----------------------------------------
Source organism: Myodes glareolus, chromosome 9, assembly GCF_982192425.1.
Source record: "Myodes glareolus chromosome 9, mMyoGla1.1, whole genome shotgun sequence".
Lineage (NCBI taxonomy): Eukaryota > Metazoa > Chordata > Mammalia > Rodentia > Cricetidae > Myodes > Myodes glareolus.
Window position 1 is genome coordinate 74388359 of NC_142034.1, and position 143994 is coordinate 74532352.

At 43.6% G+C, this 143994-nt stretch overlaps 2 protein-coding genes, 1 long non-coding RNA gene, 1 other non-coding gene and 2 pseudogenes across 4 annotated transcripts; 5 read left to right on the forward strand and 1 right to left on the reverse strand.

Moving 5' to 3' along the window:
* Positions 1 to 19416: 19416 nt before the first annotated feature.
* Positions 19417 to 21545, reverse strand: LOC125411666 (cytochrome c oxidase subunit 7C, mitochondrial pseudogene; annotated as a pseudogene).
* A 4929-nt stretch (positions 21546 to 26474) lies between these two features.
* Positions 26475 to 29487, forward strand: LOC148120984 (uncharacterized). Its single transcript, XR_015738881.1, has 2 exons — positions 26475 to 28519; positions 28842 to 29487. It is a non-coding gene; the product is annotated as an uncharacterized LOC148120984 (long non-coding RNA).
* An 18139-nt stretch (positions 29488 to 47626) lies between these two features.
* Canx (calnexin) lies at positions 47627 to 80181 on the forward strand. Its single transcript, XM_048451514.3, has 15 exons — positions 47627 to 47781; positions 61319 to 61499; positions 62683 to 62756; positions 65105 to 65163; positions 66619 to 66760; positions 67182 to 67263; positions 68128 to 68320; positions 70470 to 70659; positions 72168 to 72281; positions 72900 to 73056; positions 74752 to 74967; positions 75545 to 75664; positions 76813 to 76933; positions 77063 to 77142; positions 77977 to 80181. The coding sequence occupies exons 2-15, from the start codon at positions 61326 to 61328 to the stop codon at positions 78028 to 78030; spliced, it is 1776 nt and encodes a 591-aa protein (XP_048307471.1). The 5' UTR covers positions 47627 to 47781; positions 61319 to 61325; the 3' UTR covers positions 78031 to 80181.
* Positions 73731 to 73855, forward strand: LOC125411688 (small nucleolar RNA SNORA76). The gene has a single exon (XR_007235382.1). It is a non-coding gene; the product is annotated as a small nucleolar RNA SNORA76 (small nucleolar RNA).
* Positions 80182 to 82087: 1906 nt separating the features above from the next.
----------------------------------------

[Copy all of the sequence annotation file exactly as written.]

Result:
Source organism: Myodes glareolus, chromosome 9, assembly GCF_982192425.1.
Source record: "Myodes glareolus chromosome 9, mMyoGla1.1, whole genome shotgun sequence".
Lineage (NCBI taxonomy): Eukaryota > Metazoa > Chordata > Mammalia > Rodentia > Cricetidae > Myodes > Myodes glareolus.
Window position 1 is genome coordinate 74388359 of NC_142034.1, and position 143994 is coordinate 74532352.

At 43.6% G+C, this 143994-nt stretch overlaps 2 protein-coding genes, 1 long non-coding RNA gene, 1 other non-coding gene and 2 pseudogenes across 4 annotated transcripts; 5 read left to right on the forward strand and 1 right to left on the reverse strand.

Moving 5' to 3' along the window:
* Positions 1 to 19416: 19416 nt before the first annotated feature.
* Positions 19417 to 21545, reverse strand: LOC125411666 (cytochrome c oxidase subunit 7C, mitochondrial pseudogene; annotated as a pseudogene).
* A 4929-nt stretch (positions 21546 to 26474) lies between these two features.
* Positions 26475 to 29487, forward strand: LOC148120984 (uncharacterized). Its single transcript, XR_015738881.1, has 2 exons — positions 26475 to 28519; positions 28842 to 29487. It is a non-coding gene; the product is annotated as an uncharacterized LOC148120984 (long non-coding RNA).
* An 18139-nt stretch (positions 29488 to 47626) lies between these two features.
* Canx (calnexin) lies at positions 47627 to 80181 on the forward strand. Its single transcript, XM_048451514.3, has 15 exons — positions 47627 to 47781; positions 61319 to 61499; positions 62683 to 62756; positions 65105 to 65163; positions 66619 to 66760; positions 67182 to 67263; positions 68128 to 68320; positions 70470 to 70659; positions 72168 to 72281; positions 72900 to 73056; positions 74752 to 74967; positions 75545 to 75664; positions 76813 to 76933; positions 77063 to 77142; positions 77977 to 80181. The coding sequence occupies exons 2-15, from the start codon at positions 61326 to 61328 to the stop codon at positions 78028 to 78030; spliced, it is 1776 nt and encodes a 591-aa protein (XP_048307471.1). The 5' UTR covers positions 47627 to 47781; positions 61319 to 61325; the 3' UTR covers positions 78031 to 80181.
* Positions 73731 to 73855, forward strand: LOC125411688 (small nucleolar RNA SNORA76). The gene has a single exon (XR_007235382.1). It is a non-coding gene; the product is annotated as a small nucleolar RNA SNORA76 (small nucleolar RNA).
* Positions 80182 to 82087: 1906 nt separating the features above from the next.